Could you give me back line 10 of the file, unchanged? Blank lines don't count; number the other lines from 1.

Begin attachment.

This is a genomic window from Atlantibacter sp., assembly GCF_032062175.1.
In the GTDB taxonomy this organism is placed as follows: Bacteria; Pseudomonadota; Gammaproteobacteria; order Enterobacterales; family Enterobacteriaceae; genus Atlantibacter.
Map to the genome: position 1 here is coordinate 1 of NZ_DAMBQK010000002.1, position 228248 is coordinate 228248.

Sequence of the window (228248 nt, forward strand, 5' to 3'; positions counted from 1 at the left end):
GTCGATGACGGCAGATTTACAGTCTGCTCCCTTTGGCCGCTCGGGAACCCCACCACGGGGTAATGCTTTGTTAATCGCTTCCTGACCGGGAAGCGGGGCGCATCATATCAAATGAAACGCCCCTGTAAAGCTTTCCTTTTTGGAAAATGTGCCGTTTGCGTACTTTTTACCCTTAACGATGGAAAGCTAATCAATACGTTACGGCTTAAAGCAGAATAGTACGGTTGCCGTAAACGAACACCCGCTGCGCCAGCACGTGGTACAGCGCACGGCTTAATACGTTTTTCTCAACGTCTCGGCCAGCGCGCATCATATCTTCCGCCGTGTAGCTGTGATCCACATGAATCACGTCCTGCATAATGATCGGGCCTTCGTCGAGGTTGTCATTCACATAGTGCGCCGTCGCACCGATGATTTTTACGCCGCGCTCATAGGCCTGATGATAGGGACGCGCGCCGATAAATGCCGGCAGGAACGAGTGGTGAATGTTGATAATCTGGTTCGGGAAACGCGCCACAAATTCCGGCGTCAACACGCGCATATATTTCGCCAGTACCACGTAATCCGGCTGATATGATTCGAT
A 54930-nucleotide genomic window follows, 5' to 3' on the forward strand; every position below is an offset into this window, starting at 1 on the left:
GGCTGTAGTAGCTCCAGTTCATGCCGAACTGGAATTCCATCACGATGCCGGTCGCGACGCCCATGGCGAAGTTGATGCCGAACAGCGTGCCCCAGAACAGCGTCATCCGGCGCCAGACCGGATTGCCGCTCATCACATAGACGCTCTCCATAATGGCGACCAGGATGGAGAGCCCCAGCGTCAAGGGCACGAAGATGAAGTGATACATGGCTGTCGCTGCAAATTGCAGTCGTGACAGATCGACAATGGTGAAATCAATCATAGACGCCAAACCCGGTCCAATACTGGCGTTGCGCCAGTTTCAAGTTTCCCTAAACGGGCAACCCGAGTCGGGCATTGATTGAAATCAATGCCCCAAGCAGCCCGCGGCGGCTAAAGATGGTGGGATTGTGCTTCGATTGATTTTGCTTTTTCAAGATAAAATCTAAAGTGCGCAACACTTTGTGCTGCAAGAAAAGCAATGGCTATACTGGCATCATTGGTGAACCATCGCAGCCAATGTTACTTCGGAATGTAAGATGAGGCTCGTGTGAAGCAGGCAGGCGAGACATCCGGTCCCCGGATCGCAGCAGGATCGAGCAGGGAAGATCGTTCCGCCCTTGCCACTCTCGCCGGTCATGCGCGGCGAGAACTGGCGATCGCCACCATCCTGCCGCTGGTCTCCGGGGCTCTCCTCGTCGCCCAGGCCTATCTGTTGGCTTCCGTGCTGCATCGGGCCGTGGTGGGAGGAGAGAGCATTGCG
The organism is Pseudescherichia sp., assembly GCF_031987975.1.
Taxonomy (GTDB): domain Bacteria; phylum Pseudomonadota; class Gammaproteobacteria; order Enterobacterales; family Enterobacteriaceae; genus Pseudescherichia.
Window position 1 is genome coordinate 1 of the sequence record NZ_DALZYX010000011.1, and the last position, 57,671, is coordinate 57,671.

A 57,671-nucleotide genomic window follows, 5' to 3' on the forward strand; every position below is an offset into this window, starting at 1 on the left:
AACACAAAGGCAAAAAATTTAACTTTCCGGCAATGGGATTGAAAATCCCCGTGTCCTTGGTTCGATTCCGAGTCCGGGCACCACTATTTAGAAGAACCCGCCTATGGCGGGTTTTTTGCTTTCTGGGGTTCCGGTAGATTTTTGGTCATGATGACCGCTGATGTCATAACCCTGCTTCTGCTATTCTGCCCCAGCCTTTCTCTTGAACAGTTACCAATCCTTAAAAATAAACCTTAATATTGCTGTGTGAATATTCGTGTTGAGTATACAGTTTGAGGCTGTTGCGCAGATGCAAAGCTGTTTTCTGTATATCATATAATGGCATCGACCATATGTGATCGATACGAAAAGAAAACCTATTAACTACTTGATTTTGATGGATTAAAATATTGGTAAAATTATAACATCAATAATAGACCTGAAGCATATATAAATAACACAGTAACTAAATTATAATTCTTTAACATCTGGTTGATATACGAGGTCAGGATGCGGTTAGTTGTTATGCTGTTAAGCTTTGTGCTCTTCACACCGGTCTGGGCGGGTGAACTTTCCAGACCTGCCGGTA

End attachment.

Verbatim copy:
Window position 1 is genome coordinate 1 of the sequence record NZ_DALZYX010000011.1, and the last position, 57,671, is coordinate 57,671.